New guidelines for managing groundwater
Managing aquifers effectively requires sound understanding of capture zones – the area of land that feeds into the aquifer – as well as of the way land use can affect water quality.
Capture zones that surround a water body do not necessarily follow a simple rule. They vary greatly in size and shape depending on hydrogeology and terrain.
There has been no standardised and robust approach to delineate capture zones in New Zealand. So this year, GNS Science, in collaboration with ERS, produced a set of guidelines for councils on protecting water features, such as wells, streams, and wetlands that receive inflow from groundwater. Currently in draft form, the guidelines are designed to support the national environmental standard for human drinking water, implemented in 2008. The national guideline requires councils to know whether a proposed land activity will lie within the capture zone of a drinking water supply source.
Our guidelines provide a uniform and defensible approach for determining the size and geometry of the groundwater contributing area for a water feature. They are an essential management tool for long-term protection of the quality and quantity of New Zealand’s freshwater resources.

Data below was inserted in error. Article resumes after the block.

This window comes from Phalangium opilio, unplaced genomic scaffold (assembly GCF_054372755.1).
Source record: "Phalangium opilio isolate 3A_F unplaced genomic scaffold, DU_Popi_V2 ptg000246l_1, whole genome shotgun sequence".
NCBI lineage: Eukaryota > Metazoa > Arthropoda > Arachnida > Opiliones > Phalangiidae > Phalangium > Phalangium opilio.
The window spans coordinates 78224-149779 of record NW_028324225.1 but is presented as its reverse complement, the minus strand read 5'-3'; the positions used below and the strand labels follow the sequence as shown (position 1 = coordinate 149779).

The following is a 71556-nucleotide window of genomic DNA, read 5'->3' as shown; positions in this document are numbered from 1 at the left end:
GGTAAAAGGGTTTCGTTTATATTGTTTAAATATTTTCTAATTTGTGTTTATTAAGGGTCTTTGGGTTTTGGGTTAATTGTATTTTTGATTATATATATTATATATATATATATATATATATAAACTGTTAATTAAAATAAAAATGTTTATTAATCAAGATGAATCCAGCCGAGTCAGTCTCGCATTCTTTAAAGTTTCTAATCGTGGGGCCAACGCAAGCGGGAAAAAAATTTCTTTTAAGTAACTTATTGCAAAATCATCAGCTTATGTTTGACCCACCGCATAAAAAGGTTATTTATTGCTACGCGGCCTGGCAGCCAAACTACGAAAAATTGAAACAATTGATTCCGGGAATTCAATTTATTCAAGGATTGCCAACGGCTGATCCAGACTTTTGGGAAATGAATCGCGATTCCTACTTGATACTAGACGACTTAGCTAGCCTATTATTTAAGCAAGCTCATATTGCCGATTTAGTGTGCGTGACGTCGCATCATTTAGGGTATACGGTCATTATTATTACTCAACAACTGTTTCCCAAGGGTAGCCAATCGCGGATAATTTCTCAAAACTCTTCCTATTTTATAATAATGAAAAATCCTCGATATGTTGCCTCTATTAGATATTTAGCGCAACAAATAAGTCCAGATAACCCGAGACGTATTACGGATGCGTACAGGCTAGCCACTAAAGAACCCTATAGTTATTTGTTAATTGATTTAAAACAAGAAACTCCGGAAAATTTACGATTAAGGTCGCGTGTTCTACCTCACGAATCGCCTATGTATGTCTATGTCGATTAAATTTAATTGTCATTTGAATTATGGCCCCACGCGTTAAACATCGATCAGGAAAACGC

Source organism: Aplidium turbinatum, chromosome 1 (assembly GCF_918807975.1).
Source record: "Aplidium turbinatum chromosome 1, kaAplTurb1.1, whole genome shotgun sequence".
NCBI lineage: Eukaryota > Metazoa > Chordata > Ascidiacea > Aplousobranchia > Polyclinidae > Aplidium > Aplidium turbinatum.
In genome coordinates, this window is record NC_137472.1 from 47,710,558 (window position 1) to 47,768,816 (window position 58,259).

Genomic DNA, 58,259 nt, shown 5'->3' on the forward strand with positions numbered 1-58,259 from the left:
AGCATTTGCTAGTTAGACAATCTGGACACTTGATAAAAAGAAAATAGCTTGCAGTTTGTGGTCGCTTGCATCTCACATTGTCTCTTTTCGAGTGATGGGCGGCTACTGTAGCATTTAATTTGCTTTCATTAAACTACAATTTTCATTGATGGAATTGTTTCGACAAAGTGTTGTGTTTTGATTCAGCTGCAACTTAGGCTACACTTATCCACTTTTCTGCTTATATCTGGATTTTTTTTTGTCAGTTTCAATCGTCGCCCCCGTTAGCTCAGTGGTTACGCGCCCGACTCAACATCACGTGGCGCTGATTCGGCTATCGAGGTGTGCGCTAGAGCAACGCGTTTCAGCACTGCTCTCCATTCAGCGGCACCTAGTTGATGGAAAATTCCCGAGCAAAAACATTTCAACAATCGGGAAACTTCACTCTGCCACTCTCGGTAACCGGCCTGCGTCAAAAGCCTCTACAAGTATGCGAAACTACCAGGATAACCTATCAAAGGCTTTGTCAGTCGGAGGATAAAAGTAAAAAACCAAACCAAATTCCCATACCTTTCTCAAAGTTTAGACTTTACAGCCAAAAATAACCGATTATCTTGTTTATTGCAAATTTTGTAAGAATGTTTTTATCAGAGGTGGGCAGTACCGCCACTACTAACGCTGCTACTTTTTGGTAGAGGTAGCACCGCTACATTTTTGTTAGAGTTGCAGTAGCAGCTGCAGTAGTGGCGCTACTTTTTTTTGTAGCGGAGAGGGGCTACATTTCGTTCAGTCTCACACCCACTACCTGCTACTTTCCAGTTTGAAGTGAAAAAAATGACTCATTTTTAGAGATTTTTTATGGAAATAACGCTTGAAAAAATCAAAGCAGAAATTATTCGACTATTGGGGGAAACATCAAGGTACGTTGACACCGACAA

To develop the guidelines, we reviewed techniques for measuring capture zones from several countries, and identified seven methods suited to New Zealand conditions. We then trialled these methods in different geological settings to ensure they are appropriate for New Zealand. Our guidelines lead the users through a stepwise process of deciding which of the seven methods are appropriate for their needs. A draft version of our guidelines has been circulated to several councils for comment and the feedback from users has helped refine the product substantially.
Some Regional Councils are already applying the methodology to wells and are looking to extend it to springs. They report that it helps significantly in understanding groundwater flow paths. More particularly, the methods described in the guidelines clearly identify where contamination might be coming from.
John Callen – GNS Science
P: 04 570 4732 E: firstname.lastname@example.org